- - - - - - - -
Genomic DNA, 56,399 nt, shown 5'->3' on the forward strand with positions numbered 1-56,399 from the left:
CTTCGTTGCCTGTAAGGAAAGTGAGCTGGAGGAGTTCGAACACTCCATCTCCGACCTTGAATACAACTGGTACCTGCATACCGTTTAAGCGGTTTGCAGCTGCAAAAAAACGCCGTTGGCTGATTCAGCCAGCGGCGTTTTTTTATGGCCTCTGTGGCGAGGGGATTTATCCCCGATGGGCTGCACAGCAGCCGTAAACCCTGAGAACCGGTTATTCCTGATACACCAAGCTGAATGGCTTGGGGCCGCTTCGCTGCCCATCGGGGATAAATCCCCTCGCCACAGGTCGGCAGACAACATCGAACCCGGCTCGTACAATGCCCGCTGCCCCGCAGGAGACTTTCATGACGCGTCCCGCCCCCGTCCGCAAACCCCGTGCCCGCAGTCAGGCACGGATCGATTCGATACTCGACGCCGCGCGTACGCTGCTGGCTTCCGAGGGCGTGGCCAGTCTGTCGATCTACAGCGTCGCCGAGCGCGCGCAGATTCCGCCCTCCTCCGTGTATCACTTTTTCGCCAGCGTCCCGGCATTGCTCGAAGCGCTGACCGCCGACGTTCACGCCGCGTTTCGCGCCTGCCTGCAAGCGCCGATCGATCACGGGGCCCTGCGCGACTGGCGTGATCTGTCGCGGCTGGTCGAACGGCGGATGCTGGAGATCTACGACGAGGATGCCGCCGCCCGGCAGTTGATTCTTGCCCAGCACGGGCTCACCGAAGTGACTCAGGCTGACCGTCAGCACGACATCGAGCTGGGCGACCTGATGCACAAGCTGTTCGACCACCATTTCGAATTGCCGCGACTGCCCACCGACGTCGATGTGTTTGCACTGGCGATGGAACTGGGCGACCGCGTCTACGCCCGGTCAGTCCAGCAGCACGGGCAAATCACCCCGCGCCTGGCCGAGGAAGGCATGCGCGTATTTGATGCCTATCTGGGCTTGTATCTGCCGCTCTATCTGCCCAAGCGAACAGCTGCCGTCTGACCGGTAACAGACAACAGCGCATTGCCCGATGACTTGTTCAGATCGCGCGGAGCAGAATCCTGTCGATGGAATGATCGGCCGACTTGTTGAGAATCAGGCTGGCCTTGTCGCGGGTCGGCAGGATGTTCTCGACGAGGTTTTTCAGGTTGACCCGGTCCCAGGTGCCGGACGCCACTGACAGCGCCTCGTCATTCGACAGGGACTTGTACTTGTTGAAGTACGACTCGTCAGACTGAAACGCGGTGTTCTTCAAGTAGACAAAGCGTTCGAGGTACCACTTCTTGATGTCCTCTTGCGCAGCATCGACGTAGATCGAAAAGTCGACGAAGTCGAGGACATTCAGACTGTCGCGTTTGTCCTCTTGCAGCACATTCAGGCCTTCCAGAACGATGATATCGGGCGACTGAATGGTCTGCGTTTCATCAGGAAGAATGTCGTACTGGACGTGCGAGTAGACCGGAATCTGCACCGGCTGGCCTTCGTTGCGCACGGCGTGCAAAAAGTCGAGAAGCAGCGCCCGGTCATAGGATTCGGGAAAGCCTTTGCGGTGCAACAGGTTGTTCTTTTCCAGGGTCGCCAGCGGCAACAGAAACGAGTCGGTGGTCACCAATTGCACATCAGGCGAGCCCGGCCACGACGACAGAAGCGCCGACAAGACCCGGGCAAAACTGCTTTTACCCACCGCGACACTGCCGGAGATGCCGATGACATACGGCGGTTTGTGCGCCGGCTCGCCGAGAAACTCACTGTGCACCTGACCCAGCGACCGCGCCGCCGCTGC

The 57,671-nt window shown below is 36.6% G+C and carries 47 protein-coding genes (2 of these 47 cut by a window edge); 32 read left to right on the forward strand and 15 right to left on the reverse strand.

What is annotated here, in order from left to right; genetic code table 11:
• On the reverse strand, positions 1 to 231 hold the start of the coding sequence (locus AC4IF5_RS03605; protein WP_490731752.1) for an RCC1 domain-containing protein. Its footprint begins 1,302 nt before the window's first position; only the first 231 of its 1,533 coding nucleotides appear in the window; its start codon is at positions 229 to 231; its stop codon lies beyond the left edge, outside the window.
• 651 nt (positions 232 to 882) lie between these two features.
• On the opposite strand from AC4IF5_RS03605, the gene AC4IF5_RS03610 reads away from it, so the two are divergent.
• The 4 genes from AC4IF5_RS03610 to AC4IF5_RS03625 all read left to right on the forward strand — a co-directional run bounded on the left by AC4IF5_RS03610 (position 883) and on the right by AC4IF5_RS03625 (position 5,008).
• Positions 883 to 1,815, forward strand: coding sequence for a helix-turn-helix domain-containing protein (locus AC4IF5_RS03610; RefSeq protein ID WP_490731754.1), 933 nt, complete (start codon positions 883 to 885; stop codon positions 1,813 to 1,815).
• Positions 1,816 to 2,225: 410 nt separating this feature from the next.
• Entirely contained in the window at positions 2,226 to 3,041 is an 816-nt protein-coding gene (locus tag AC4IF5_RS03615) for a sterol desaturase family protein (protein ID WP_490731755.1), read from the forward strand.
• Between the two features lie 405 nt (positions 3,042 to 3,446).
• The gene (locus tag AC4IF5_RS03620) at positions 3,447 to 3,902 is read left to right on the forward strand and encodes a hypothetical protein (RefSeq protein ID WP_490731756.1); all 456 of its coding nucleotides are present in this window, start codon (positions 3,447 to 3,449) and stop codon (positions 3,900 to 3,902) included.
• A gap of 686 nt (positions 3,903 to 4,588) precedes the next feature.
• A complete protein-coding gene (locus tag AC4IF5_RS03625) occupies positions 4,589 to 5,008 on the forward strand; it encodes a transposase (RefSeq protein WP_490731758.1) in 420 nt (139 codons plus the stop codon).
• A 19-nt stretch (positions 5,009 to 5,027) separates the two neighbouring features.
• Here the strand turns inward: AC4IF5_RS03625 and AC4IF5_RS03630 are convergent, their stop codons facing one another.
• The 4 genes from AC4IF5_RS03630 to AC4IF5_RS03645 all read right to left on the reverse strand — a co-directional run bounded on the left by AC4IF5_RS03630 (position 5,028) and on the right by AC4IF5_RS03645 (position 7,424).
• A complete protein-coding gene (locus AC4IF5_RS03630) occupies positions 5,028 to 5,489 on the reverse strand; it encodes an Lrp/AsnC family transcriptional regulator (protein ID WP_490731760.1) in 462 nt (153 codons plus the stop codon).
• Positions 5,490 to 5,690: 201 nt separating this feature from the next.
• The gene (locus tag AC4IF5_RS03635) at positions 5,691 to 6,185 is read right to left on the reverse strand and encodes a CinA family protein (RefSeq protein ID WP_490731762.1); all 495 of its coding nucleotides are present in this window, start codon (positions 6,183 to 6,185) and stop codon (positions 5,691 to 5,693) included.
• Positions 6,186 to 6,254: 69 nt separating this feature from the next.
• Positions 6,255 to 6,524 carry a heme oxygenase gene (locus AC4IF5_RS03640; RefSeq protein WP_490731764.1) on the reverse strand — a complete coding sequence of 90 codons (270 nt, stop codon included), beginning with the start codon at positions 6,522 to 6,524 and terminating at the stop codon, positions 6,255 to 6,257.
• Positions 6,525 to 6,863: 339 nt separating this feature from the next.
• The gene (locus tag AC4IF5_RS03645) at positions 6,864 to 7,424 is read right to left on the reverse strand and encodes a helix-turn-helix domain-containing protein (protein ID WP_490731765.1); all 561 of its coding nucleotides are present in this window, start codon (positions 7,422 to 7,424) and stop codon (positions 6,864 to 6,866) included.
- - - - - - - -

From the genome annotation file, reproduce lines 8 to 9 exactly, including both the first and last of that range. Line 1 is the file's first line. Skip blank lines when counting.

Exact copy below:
• The 4 genes from AC4IF5_RS03610 to AC4IF5_RS03625 all read left to right on the forward strand — a co-directional run bounded on the left by AC4IF5_RS03610 (position 883) and on the right by AC4IF5_RS03625 (position 5,008).
• Positions 883 to 1,815, forward strand: coding sequence for a helix-turn-helix domain-containing protein (locus AC4IF5_RS03610; RefSeq protein ID WP_490731754.1), 933 nt, complete (start codon positions 883 to 885; stop codon positions 1,813 to 1,815).